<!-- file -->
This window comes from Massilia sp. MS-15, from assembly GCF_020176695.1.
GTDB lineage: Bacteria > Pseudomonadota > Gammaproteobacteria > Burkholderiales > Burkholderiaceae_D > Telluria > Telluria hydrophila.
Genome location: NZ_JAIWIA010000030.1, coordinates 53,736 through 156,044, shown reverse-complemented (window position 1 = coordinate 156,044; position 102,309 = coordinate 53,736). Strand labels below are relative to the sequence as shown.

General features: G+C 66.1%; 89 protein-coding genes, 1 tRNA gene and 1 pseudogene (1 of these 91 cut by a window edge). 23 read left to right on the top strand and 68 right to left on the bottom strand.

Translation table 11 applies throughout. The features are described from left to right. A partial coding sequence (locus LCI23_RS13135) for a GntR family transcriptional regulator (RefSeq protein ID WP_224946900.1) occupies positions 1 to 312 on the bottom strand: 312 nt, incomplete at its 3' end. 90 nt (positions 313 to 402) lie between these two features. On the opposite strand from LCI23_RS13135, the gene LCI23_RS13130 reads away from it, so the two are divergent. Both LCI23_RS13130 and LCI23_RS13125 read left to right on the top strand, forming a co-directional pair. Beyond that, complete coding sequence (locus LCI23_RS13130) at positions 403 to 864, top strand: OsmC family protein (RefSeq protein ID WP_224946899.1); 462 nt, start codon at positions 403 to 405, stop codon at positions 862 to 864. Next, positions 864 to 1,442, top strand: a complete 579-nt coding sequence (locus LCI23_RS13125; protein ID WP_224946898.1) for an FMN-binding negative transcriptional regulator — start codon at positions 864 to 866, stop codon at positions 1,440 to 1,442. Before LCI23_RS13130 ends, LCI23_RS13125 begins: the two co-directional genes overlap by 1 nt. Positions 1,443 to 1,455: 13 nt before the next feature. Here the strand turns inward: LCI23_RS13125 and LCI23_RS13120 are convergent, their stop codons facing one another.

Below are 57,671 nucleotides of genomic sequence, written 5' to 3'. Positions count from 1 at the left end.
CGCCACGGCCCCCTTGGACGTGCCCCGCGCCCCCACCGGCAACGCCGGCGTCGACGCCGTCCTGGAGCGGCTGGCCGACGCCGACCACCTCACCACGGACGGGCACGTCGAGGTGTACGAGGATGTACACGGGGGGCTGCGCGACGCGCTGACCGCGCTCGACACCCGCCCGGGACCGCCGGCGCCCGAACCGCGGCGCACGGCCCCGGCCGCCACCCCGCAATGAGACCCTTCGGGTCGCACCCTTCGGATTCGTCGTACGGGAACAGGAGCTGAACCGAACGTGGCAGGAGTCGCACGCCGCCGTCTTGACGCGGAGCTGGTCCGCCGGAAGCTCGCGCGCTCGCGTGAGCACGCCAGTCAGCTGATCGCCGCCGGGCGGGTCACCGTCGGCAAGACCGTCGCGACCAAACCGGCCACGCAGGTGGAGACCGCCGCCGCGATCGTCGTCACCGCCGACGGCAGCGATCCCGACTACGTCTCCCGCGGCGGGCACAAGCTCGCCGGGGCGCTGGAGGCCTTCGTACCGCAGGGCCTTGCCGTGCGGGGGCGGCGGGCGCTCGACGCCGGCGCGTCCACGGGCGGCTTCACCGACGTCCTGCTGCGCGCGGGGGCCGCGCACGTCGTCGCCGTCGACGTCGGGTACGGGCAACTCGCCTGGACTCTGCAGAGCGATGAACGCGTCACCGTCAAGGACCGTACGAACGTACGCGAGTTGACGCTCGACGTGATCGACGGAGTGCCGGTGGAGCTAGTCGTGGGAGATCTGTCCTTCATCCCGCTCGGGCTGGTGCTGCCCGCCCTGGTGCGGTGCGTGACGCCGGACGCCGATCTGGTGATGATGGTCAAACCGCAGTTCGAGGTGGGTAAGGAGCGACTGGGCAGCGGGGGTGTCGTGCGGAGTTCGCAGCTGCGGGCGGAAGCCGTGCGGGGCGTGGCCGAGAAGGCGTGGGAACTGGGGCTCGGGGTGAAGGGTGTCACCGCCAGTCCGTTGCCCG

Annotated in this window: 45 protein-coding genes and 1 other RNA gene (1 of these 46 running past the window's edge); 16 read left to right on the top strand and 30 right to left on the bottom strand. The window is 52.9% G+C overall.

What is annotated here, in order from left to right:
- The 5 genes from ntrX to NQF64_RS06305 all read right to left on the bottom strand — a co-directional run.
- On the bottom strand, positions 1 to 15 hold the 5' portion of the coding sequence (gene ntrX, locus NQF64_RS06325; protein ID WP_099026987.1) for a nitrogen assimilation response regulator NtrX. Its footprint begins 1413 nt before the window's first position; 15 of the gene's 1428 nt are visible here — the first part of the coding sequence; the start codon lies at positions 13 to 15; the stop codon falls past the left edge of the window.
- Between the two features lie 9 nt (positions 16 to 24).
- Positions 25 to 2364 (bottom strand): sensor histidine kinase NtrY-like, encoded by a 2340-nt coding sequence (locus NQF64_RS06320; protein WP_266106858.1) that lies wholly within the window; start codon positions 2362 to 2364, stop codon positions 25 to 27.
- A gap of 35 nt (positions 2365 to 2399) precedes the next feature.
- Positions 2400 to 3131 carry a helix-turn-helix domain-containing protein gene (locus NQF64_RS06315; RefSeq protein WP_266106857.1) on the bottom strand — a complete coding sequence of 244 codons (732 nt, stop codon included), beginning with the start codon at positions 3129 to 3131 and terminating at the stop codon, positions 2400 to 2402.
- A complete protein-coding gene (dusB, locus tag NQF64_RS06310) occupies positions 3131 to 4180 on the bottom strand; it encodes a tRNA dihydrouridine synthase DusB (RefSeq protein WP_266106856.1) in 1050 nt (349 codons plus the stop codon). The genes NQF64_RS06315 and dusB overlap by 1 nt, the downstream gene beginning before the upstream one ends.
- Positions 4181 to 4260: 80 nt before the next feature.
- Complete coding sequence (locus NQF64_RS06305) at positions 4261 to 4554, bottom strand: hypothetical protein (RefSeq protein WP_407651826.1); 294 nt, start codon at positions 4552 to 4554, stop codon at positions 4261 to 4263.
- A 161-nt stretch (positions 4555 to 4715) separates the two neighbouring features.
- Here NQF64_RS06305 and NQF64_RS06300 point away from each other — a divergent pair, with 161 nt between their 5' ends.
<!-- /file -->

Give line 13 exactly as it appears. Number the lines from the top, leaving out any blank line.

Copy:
- Positions 25 to 2364 (bottom strand): sensor histidine kinase NtrY-like, encoded by a 2340-nt coding sequence (locus NQF64_RS06320; protein WP_266106858.1) that lies wholly within the window; start codon positions 2362 to 2364, stop codon positions 25 to 27.